Skip to Main Content
Services Talent Knowledge
Site Search
Menu

Alert

Our attorneys stay on top of changes in legislation, agency regulations, case law, and industry trends—then craft timely legal alerts to keep clients up to date on legal developments important to their business.

August 27, 2020

NYS Appellate Court Issues Decision on Novel Indemnification Claim in Construction Case

In Lamela v. Verticon, LTD., the NYS Appellate Division, Third Department addressed whether a subcontractor who agreed to a one-way contractual indemnification provision in favor of a general contractor could seek common-law indemnification from the same general contractor for a settlement agreement that the subcontractor argued was entered into in bad faith. The court concluded the subcontractor’s common-law indemnification claim had no merit.

The claim arose from a construction site accident where the plaintiffs, who were employed by the subcontractor, were injured when an unsecured wall collapsed. The subcontractor was to indemnify the general contractor and the property owner for any liability arising from the subcontractor’s work to the fullest extent permitted by law (not for liability arising from the general contractor’s own negligence). The contract didn’t provide for indemnification from the general contractor to the subcontractor. In the lawsuit, the general contractor and the owner sought contractual indemnity against the subcontractor for any liability for the plaintiffs’ injuries.

The trial court found the general contractor and the owner strictly liable for the injuries suffered by the plaintiffs under the NY Labor Law. The parties agreed to a settlement by which the general contractor and the owner paid the plaintiffs approximately $2.2 million, of which $2 million was apportioned to the owner.

The subcontractor wasn’t a party to the settlement and objected that it was improperly designed in bad faith to shift the share of liability arising from the general contractor’s negligence to the non-negligent owner. The subcontractor argued this was done at the direction of the liability insurer for the general contractor and owner as the effect of this apportionment was to require the subcontractor to indemnify the owner for the general contractor’s negligence. The trial court rejected this argument and dismissed the subcontractor’s claims for common-law indemnification.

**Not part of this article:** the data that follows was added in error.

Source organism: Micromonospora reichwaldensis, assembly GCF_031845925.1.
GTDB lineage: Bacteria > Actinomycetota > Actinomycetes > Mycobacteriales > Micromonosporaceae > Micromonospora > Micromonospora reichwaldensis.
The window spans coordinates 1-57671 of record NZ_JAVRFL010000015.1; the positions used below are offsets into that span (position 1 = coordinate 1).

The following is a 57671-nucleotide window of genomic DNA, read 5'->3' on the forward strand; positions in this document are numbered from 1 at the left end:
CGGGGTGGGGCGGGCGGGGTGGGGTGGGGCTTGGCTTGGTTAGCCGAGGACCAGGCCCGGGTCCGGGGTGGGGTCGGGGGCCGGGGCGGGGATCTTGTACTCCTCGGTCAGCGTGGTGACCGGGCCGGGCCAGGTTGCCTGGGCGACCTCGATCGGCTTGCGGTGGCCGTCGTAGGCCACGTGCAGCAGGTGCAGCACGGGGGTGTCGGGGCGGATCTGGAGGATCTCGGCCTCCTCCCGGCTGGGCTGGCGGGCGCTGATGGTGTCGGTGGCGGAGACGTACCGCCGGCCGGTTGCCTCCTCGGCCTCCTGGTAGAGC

On appeal, the Third Department affirmed, holding the subcontractor’s common-law indemnity claims failed because indemnification was governed by the contract and only went one way—in favor of the general contractor—and the subcontractor was seeking indemnity for a voluntarily assumed contractual obligation flowing to the owner and general contractor, rather than one imposed vicariously or otherwise by operation of law. As such, the court upheld the dismissal of the subcontractor’s claim for common-law indemnity.

The decision in Lamela is a reminder that indemnification clauses are powerful risk-shifting tools, especially in tort cases involving multiple parties, and NYS courts will enforce them strictly. Parties to construction projects must review these clauses carefully before entering into contracts.

If you have any questions regarding the content of this alert, please contact Sanjeev Devabhakthuni, counsel, at sdevabhakthuni@barclaydamon.com; Brenda Baddam, associate, at bbaddam@barclaydamon.com; or another member of the firm’s Torts & Products Liability Defense or Insurance Coverage & Regulation Practice Areas.

Featured Media

Alerts

NYS Submits 1115 Waiver Amendment (Health Equity Reform) to CMS

Alerts

Federal Court Sanctions Party Where Corporate Representative Answered "I Don't Know" over 100 Times During 30(b)(6) Deposition

Alerts

COVID-19 Business Interruption Update: Second Circuit Issues Decisions in Favor of Insurers Dismissing Claims

Alerts

NYS Governor Hochul Signs Bill Expanding the Decision-Making Rights of Individuals With Intellectual and Developmental Disabilities

Alerts

Board of Regents Adopts Emergency Regulations on the Mental Health Diagnostic Privilege

Alerts

Utility Companies Not Liable for Substations They Do Not Own, Operate, or Supervise

This site uses cookies to give you the best experience possible on our site and in some cases direct advertisements to you based upon your use of our site.

By clicking [I agree], you are agreeing to our use of cookies. For information on what cookies we use and how to manage our use of cookies, please visit our Privacy Statement.

I AgreeOpt-Out